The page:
Tips on Becoming a Web-Analyst for Online Higher Ed

By November 11, 2014 No Comments

Beginning to analyze a school website can be a daunting task, but in the world of higher education online it’s a fundamental part of achieving and maintaining your desired performance goals. It takes more than a discerning eye to do it effectively—and even after rendering your judgments and deciding the best plan is moving forward, there’s always this epic hurdle: providing actionable insight. The insight you draw from your website data from Google Analytics should not only make your action plan look desirable, but should continuously define it—and moreover, prove that it will work.
Already sound like you’re biting off more than you can chew? Have no fear. These two key metrics (and one grouping) will make on-the-fly analysis for your school website a walk in the park. Monitoring these metrics daily, while also comparing date ranges to establish trends, will give you insight to make continuous changes that will gradually increase your conversion rate to your desired goal. Let’s start with your most important metric.
1) Goal Completions (aka Conversions)

Through and through, Goals are the most fundamental metric to look for no matter what the objective of your online presence is. Use this metric to measure the instances that someone uses your site and completes an action you desire them to do. You can set up and customize these in Google Analytics, just be sure to verify these are set up correctly before diving into the data.
Here are some ideas for goals to help you measure the efficacy of your website:

  • application submissions
  • requests for more information (lead forms)
  • email/newsletter sign-ups
  • blog subscriptions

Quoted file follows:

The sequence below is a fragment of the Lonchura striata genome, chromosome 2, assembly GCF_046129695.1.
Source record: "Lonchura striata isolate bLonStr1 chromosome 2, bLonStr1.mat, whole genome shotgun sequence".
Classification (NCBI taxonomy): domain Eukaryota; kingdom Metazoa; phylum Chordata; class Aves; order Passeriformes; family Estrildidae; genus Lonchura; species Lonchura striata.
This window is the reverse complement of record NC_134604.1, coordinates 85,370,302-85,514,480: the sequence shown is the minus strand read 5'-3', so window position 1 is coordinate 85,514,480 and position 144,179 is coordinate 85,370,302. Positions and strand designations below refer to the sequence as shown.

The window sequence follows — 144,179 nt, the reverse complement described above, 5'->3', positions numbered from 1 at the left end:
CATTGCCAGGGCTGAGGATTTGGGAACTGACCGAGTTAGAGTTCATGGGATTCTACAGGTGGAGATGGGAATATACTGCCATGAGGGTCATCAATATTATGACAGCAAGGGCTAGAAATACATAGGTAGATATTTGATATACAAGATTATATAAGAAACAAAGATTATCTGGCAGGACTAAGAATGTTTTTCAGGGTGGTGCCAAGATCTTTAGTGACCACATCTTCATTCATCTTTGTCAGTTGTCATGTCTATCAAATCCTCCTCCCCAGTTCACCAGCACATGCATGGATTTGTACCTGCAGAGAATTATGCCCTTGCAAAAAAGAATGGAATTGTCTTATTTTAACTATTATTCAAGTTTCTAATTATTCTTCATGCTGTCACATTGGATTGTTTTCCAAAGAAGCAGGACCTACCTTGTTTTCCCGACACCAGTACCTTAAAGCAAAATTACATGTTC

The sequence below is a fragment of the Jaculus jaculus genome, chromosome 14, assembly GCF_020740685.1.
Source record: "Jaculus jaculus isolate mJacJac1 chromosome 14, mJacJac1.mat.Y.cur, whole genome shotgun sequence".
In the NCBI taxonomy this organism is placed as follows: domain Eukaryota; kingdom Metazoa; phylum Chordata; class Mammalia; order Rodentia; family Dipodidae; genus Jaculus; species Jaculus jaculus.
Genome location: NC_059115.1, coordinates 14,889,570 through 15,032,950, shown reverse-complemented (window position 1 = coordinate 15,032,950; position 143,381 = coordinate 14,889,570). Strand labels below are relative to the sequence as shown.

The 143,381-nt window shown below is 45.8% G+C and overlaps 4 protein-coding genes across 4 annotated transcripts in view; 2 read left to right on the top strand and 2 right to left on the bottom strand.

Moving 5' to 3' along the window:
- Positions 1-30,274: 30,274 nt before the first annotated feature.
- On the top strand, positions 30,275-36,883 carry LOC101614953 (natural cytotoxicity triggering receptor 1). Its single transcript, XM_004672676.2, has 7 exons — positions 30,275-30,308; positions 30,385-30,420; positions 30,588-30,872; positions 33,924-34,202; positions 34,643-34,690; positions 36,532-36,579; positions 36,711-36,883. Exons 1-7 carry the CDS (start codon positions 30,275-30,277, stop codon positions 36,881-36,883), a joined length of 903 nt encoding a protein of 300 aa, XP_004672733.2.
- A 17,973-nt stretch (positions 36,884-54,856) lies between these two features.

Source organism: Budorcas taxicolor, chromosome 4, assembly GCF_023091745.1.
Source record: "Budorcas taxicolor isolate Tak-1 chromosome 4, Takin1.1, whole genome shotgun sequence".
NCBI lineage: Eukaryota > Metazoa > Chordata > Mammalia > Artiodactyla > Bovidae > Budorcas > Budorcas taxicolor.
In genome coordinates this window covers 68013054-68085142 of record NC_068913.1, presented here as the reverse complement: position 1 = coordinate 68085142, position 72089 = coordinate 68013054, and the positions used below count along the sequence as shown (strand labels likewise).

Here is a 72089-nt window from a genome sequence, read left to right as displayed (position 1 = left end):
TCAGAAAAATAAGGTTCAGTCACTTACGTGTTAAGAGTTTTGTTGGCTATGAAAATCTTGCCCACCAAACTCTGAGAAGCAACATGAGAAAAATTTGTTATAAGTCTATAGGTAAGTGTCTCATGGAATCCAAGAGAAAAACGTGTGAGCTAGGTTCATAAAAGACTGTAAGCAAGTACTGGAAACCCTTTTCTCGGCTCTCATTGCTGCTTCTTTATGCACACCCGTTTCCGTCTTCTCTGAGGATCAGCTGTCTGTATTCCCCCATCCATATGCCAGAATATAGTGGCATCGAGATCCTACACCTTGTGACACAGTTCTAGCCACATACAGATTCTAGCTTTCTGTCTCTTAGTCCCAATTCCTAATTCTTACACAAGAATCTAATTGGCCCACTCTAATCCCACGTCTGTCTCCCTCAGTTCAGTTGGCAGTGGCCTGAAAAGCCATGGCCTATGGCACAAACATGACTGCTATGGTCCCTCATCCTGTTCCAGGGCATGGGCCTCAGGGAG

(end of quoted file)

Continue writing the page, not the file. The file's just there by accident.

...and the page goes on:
• visit duration greater than ‘x’ minutes.

By definition, goals measure your website’s objective—they are the baseline for measuring the success of your initiatives, the work you’re putting forth, and the site as a whole.
2) Conversion Rate

Conversion rates represent the frequency of your goal completions. Monitoring these will tell you what’s working, and in turn inform you on what you can emphasize to the benefit of increasing Goal Completions. A poor conversion rate will alert you to what isn’t working. Determining what is a good—or bad—conversion rate should be relative to your site’s current performance. The best place to start is with your current average for each of your dimensions in Google Analytics; use that as a baseline for your improvement.
Remember, proactive web analysis is a game of inches. If you see a dimension in Analytics has a declining conversion rate—but it’s also carrying the weight of your site’s goal completions—drill-down inside of that dimension so you can find and eliminate what is bringing it down. In paid search analysis I look at individual campaigns to make sure they’re holding a conversion rate at or above average to their designated marketing channels.
3) Technology

We live in a multi-device world, so fluency between devices is a must if you’re going to capitalize on user experience. Knowing which devices your prospective students are using to connect and discover your institution online is a key insight that can be easily found in Google Analytics under Mobile > Overview in the Audience tab. Keep an eye on which platforms (desktop, tablet or mobile) have the highest conversion rate, and consider an audit of the platform with the lowest conversion rate.
Now, let’s step back and take a holistic look at the user experience…

  • Is the webpage rendering properly in different browser versions (Chrome, Internet Explorer, Firefox, Safari, etc.)?
  • Does it render properly on mobile devices and tablets?
  • Is the lead form clearly visible on the page without necessitating the user scroll down to find it?
  • Is the site asking for personal information from the user?
    • If so, make sure your privacy policy is clearly visible, and linked to the form with a verifiable icon that assures users of your website security.

Consider whether the lead form begs too much of the user. If you’re focused on just lead-generation or building a wide list of prospective students, you shouldn’t have many more questions other than Name, Email, and perhaps a set of check-boxes that denotes the nature of their interest. Whatever the case, try to limit your lead forms to no more than 3 steps. Any more may have the undesirable effect of discouraging a user to proceed further down your funnel-path towards becoming a student.
That’s all folks!
Looking for more info on how to leverage Google Analytics? Check out our previous Analytics post: Using Google Analytics in Higher Education to Influence Marketing Decisions
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